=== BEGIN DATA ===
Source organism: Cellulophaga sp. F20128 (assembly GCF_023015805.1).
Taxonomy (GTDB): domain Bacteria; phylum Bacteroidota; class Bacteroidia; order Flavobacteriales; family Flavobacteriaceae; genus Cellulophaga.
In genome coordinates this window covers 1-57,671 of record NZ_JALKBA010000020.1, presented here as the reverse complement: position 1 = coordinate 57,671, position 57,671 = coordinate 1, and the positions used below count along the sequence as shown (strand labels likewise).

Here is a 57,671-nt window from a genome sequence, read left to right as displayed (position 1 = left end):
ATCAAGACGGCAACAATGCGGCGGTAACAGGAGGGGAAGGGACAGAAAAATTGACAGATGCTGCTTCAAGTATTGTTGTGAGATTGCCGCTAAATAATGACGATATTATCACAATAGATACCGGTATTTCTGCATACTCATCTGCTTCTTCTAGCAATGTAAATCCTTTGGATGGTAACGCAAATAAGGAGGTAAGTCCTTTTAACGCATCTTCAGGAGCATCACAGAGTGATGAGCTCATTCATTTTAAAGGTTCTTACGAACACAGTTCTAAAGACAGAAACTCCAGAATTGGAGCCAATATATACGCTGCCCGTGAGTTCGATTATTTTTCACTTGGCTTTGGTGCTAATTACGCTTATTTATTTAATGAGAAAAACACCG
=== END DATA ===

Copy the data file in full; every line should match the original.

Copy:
Source organism: Cellulophaga sp. F20128 (assembly GCF_023015805.1).
Taxonomy (GTDB): domain Bacteria; phylum Bacteroidota; class Bacteroidia; order Flavobacteriales; family Flavobacteriaceae; genus Cellulophaga.
In genome coordinates this window covers 1-57,671 of record NZ_JALKBA010000020.1, presented here as the reverse complement: position 1 = coordinate 57,671, position 57,671 = coordinate 1, and the positions used below count along the sequence as shown (strand labels likewise).

Here is a 57,671-nt window from a genome sequence, read left to right as displayed (position 1 = left end):
ATCAAGACGGCAACAATGCGGCGGTAACAGGAGGGGAAGGGACAGAAAAATTGACAGATGCTGCTTCAAGTATTGTTGTGAGATTGCCGCTAAATAATGACGATATTATCACAATAGATACCGGTATTTCTGCATACTCATCTGCTTCTTCTAGCAATGTAAATCCTTTGGATGGTAACGCAAATAAGGAGGTAAGTCCTTTTAACGCATCTTCAGGAGCATCACAGAGTGATGAGCTCATTCATTTTAAAGGTTCTTACGAACACAGTTCTAAAGACAGAAACTCCAGAATTGGAGCCAATATATACGCTGCCCGTGAGTTCGATTATTTTTCACTTGGCTTTGGTGCTAATTACGCTTATTTATTTAATGAGAAAAACACCG